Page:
It was inevitable that the first proper Katcheri I’d attend would leave me confused. This had the proper ambiance for a musical evening as among the 300-400 people in the audience, I must have been around 20 years younger than the average age in the hall. I was in the last row, as always, as everywhere, and the hall sloping down looked all grey as in old hair, and brown, as in bald pate. On stage was Kadri Gopalnath, the brilliant saxophonist, accompanied by a lady violinist, a mridangam player, a man with mouth organ and a young chap who played the Kanjeera.
As the concert started, the front-benchers (the most civil front-benchers you’ll ever find), began their taalam. My knowledge of this was limited to the fact that you tap your right thigh with your right hand: a few times with your palm facing down, and suddenly once, with your palm facing up. I tried to see if the taalams of various people ever matched. More or less it didn’t. Even though this left me suspicious as to their credibility, I thought I’ll keep this issue for later Katcheris. There were more pressing matters to sort.
To my delight, I realised very soon that people walk in anywhere if there is a free entry to it. Quite a few of my neighbours were as informed as I was about Carnatic music, and they were as prone to momentary joy at identifying a popular connotation as I was. So, with the second song being Vathapi Ganapathim, the taalam count increased dramatically; and as dramatically, none of them would match the other. It was here that I first began hearing the sounds that would throw me into confusion.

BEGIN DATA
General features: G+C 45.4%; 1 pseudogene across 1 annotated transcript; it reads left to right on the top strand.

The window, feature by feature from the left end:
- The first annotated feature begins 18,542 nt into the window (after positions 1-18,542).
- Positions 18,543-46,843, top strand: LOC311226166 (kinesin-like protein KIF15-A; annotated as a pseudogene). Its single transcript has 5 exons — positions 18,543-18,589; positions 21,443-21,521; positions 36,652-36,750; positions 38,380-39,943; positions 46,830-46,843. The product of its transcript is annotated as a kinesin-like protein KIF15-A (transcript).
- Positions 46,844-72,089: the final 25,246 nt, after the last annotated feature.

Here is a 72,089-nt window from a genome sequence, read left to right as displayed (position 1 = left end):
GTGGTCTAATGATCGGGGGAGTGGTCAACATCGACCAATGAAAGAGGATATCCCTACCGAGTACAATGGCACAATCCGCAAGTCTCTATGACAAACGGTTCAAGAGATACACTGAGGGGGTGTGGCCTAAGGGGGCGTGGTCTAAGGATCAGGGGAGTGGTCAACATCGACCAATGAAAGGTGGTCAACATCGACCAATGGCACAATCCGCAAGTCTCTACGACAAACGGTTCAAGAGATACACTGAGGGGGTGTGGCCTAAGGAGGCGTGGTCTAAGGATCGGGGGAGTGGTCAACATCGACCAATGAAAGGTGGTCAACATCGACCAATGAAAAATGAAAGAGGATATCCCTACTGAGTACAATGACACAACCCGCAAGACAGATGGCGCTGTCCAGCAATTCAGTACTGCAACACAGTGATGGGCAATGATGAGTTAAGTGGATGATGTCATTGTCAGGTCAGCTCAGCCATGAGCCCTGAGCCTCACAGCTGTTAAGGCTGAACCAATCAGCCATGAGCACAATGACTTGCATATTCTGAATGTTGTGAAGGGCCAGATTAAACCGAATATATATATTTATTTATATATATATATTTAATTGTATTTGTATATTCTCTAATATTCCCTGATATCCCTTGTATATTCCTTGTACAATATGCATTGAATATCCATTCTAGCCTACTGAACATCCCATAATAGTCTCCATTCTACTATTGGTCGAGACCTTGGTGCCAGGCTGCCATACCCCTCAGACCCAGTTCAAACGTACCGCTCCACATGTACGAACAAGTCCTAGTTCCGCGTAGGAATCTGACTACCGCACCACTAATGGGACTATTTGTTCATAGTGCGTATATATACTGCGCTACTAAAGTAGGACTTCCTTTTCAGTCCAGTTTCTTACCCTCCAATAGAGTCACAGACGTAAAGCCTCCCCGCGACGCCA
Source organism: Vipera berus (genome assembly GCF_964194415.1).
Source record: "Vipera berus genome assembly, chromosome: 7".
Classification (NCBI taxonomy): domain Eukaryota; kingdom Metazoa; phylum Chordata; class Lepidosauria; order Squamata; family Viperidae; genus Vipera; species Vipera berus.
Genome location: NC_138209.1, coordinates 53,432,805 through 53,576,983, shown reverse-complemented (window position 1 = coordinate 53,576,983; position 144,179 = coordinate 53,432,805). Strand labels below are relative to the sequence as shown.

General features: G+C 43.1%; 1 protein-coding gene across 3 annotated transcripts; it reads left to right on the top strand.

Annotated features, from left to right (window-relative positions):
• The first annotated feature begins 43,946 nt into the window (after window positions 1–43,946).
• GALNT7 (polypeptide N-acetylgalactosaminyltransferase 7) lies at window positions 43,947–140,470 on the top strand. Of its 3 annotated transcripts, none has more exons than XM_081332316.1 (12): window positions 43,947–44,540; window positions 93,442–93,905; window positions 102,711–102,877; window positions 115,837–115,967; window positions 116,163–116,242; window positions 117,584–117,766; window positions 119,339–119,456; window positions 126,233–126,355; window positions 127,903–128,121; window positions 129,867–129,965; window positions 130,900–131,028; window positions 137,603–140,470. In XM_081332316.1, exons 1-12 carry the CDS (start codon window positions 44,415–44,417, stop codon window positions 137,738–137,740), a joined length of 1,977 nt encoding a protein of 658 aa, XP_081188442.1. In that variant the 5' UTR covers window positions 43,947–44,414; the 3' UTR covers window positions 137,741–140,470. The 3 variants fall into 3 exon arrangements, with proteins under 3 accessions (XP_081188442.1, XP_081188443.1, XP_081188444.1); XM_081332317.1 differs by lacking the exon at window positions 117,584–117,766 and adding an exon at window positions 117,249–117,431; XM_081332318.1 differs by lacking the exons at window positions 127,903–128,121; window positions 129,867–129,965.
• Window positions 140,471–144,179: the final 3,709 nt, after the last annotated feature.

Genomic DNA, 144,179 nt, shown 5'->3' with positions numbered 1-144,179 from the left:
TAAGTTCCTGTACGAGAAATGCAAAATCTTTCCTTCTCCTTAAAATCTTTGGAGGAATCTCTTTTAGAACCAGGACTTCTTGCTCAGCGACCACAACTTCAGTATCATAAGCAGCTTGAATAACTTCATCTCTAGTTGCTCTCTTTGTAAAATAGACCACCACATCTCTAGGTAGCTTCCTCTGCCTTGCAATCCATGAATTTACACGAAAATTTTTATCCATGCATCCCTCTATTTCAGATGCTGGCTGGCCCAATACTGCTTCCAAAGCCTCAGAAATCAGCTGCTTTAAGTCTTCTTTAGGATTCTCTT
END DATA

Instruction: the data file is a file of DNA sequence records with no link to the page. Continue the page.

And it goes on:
Even my untrained ear, at certain points could recognise high points in the concert. Quite a bit of it had to do with the interplay between the musicians. They would lead you to the edge of the seat with your neck craning involuntarily, and at one appropriate moment, the penny dropped. I showed no reaction at these points, as I had decided before-hand. But some went tch.. tch… or mch.. pch… This increased at the evening wore on.
Its a very irritating sound in a music concert. It becomes even more excruciating if 200 people do that simultaneously in exalted incoherence. Add the ahaas, ohos and sabhaashes to it and it becomes a jam-session on its own.
I have heard this sound from so far back in time that I know there never has been a simple literary meaning attached to it. When I would accidentally step on my aunt’s feet, she’d go tch. When an Indian batsman got out, my grand-dad thinks it is pch. Rising gold rates would be greeted with a rap version, tch tch tch tch tch. More or less, always, this has been a sound intended to convey disappointment or annoyance. Produced by a subtle movement of the tongue and an intake of air, its a polite replacement for the more in-your-face thoo, which as you might imagine, suggests an outpouring of disgust.
It wasn’t just me who had a problem in this concert. Even Kadri himself was tearing his hair apart because of a faulty mike. He was interrupted at every twenty minutes, regularly, as the mike went with its own brand of raagam. So much so that he shut his ears once and looking at his accomplices, went, pch pch pch pch pch. So there were now two forms of this sound in the auditorium, one from the audience where it meant something really good, while on the stage it signified disappointment.
I have moved on from there and haven’t been to another Katcheri for a long time now. I bought Moser Baer’s Kadri DVD which has a very good collection, of which I could instantly recognise two or three numbers. Moreover, the DVD has no pch, tch and mch-es to distract.